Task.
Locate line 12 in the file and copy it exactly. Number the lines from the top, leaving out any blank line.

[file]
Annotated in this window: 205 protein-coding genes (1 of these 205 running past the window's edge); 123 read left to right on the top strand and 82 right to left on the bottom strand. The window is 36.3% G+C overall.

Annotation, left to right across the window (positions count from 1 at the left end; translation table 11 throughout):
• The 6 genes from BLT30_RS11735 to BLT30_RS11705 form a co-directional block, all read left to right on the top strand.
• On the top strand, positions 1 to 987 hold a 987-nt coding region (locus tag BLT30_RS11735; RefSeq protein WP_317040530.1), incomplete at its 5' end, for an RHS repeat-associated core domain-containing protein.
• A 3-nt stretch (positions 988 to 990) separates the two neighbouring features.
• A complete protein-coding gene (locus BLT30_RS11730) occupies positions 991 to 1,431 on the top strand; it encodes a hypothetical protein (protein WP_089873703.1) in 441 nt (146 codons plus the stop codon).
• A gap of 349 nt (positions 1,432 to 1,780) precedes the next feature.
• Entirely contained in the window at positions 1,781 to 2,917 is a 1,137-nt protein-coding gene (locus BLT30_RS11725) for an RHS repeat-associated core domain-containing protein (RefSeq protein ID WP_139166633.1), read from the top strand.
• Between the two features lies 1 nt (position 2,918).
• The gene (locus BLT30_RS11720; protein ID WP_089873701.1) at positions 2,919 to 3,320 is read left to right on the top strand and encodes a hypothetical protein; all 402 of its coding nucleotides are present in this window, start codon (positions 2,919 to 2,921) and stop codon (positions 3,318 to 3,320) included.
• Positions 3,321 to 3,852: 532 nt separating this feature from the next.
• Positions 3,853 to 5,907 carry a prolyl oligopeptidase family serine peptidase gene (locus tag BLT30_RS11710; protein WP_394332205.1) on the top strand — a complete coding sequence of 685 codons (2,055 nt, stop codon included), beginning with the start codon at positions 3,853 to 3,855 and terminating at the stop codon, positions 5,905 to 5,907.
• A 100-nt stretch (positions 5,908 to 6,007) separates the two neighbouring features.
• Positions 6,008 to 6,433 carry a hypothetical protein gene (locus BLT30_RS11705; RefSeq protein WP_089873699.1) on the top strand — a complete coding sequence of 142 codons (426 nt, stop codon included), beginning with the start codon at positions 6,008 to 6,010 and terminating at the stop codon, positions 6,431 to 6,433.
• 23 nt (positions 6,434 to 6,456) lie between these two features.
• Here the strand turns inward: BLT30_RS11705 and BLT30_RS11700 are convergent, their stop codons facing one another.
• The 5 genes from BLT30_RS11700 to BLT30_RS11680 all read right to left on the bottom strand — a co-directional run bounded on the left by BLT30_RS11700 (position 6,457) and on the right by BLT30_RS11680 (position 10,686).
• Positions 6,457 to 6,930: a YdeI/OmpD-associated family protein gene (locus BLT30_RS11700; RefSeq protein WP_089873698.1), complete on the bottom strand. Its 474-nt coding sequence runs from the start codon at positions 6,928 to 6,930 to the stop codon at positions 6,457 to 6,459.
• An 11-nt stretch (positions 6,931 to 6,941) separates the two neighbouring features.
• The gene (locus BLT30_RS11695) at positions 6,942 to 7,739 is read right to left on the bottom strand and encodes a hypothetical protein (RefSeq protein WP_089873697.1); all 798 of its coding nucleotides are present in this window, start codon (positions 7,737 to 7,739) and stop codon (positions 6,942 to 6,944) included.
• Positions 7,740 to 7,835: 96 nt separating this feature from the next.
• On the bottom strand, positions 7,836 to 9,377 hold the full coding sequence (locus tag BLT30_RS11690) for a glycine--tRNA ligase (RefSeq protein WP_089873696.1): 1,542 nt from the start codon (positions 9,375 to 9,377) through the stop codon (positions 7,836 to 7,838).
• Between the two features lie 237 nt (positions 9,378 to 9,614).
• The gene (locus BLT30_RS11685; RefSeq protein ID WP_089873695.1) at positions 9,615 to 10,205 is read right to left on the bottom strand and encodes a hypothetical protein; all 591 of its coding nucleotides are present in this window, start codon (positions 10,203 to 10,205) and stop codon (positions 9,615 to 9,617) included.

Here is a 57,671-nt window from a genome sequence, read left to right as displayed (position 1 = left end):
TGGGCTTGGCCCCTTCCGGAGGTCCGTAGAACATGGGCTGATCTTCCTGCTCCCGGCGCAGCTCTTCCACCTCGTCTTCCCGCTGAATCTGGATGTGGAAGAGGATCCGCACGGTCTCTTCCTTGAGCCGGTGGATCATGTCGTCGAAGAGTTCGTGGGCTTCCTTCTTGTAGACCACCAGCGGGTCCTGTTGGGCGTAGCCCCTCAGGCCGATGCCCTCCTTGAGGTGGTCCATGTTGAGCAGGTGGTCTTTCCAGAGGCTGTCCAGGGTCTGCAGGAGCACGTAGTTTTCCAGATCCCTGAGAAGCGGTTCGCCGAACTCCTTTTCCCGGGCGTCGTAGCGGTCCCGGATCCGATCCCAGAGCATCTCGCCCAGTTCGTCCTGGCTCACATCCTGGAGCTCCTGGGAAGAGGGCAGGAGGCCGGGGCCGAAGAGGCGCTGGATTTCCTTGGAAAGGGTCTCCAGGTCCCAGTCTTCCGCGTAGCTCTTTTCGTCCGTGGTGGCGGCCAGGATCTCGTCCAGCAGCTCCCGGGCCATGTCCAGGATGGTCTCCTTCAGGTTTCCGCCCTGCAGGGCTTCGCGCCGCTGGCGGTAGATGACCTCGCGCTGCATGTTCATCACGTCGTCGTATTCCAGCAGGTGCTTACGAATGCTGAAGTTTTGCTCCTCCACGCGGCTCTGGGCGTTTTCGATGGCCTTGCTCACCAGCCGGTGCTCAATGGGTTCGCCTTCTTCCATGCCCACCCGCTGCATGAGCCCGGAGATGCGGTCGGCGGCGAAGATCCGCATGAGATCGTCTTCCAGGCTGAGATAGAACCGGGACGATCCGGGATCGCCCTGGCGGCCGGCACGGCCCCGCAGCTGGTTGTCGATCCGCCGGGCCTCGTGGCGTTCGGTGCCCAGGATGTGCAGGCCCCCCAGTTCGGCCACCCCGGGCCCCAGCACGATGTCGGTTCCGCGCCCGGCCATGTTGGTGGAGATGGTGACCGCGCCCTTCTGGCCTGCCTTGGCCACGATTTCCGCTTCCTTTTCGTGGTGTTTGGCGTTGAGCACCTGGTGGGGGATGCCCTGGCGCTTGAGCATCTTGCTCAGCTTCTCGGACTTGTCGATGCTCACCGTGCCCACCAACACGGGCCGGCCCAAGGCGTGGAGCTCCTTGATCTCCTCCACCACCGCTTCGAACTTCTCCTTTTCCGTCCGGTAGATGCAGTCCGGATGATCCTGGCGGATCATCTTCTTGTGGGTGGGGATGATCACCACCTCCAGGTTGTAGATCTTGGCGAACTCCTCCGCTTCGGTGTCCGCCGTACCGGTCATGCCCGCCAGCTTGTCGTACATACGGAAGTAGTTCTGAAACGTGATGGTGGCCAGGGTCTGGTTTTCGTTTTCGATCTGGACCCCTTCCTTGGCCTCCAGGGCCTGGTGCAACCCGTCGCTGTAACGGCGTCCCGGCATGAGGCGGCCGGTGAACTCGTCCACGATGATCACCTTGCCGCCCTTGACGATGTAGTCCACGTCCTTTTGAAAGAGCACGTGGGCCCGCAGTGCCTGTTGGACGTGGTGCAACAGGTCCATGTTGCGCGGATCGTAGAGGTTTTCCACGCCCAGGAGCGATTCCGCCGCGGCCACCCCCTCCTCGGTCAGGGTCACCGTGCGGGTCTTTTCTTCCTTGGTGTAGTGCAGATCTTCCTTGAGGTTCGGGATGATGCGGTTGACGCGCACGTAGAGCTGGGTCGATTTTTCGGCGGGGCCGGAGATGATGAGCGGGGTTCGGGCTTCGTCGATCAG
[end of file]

• Positions 3,853 to 5,907 carry a prolyl oligopeptidase family serine peptidase gene (locus tag BLT30_RS11710; protein WP_394332205.1) on the top strand — a complete coding sequence of 685 codons (2,055 nt, stop codon included), beginning with the start codon at positions 3,853 to 3,855 and terminating at the stop codon, positions 5,905 to 5,907.